Most importantly, John doesn’t loose sight of what is important. His love for seeing these girls – and now boys – mature is impressive. They trust him with their concerns and frustrations; parents trust him as they would a staff member. You aren’t just given that kind of trust, but you earn it.
John has earned the trust through me, but also through his reliability and intelligence. He has hardly missed a practice, attending and planning summer training sessions with me, coaching camps and clinics, interacting with high school and collegiate coaches, and even driving down from college twice a week to help coach. It’s a remarkable sign if commitment that I’m so proud to see develop. Strategically, his basketball mind is top notch – always giving good advice and seeing things I don’t always see.
Other coaches have helped develop these girls, too. But there’s something special about education coming full circle. About seeing seeds you planted grow to fruition. I can see that in a season with a team, but the longevity of life lessons and a passion for teaching is even greater. Other former players get involved, too. Maura, Jamei and Bridget have all helped me at some point; dozens of others show up to help and to share advice. I’m so fortunate to be surrounded by these kids as they became adults. I can see some of myself in them, I learn from them… But more importantly, I’m reminded what’s so special about this learning and teaching thing. My former players and students have simply been the best supporters and purveyors of what I try to do through this program. I cannot thank them enough.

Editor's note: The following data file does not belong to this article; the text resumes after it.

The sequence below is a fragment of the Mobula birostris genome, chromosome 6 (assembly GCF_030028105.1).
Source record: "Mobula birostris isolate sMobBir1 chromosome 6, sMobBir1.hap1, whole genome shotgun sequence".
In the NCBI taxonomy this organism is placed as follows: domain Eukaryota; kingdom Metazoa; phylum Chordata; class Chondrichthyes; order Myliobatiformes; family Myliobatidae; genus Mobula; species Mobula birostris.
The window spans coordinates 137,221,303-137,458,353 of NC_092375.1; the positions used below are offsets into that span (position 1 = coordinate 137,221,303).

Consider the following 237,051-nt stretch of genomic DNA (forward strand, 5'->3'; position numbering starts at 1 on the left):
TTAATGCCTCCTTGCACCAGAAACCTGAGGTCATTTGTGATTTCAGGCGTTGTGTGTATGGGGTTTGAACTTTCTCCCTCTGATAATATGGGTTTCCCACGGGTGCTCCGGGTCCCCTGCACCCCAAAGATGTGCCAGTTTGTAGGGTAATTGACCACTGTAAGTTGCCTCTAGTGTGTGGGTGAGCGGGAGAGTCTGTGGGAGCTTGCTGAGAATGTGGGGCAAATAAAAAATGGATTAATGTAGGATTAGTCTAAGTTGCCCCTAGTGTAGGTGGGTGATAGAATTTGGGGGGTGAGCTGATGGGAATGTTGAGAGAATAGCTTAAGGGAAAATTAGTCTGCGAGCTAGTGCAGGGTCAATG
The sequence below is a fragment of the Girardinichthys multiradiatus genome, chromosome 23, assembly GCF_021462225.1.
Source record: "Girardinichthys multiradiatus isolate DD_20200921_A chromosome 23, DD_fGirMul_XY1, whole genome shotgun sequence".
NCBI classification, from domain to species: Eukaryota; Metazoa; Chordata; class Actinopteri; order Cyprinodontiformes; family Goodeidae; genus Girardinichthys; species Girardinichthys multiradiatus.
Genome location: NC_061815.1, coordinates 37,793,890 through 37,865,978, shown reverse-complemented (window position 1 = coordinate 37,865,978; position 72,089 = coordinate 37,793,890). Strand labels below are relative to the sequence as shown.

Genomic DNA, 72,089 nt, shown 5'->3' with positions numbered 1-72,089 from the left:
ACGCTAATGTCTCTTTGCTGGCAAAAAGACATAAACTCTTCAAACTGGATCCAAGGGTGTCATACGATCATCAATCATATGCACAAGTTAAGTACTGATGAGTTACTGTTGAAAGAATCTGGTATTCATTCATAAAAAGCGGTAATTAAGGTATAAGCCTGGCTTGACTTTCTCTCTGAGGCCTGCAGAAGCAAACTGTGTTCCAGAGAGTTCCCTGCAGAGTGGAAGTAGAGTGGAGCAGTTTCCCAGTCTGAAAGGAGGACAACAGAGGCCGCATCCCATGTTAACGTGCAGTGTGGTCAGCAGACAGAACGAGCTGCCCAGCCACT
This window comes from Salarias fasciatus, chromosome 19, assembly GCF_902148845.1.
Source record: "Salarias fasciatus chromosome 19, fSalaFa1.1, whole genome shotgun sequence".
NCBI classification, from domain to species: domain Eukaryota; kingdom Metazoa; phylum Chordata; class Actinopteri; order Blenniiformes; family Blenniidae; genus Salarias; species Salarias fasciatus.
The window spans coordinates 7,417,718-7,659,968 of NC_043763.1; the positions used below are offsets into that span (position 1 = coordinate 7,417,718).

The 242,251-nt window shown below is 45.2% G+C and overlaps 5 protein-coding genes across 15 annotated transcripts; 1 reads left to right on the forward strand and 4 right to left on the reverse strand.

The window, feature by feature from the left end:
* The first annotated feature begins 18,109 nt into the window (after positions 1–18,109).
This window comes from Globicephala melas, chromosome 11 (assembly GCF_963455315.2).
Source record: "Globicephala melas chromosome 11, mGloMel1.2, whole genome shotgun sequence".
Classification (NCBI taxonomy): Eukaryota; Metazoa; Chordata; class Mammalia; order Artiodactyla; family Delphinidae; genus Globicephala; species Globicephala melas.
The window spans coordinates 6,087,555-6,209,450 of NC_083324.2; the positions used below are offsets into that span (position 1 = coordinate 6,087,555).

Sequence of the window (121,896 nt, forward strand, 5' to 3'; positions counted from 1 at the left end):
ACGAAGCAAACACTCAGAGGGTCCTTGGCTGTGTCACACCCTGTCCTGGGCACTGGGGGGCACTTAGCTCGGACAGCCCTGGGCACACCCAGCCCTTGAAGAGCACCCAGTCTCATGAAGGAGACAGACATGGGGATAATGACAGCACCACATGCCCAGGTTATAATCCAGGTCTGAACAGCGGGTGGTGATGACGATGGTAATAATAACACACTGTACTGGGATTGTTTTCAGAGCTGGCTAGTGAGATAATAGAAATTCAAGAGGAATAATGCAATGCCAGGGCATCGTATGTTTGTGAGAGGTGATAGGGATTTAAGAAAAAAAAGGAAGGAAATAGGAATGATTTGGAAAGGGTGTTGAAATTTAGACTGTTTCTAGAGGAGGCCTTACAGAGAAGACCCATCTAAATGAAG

Yesterday was a discussion of the SCOTUS and a lesson about how they interpret the US Constitution. We reviewed the structure of Article 3, the courts within it, and what the SCOTUS does. We then compared the 4 different ways the Justices make decisions on the court:
Today we’ll use an example with the 2nd Amendment to get more in-depth.
We’ll also use this worksheet to continue to build an understanding of how our government is organized.
“I can accept failure, everyone fails at something. But I can’t accept not trying.” – Michael Jordan
Like Kasandra, Madison has lived and breathed basketball. The two have been inseparable here. Madison leaves behind a legacy as being clutch (5 3’s vs. Old Quarry, Playoff OT FT’s), being the best pure shooter I’ve ever coached, and one of my most loyal players and teammates. But most importantly, she’s learned that failure is not permanent. Failure provides opportunity to learn. Missed shots provide an opportunity for an offensive rebound, or another defensive stop. Losses provide reflection on where we’re at in our development.
We all start somewhere. Madison and her friends started as 5th graders, and they varied in skill. After I ran them through their first practice, I wrote “best first practice, ever?” The girls had something, a spark, in them… we all saw it. The challenge was stoking the fire so until it raged uncontrollably. Tonight we play for a conference championship, fire’s blazing in their bellies. And that fire began in a gym 4 years ago. It was stoked over those years in Lemont’s fieldhouse, Neuqua Valley’s gym, in a sweatbox at Providence, in our gym during the summer, at dozens of camps and clinics… and a phone call threw kerosene on it…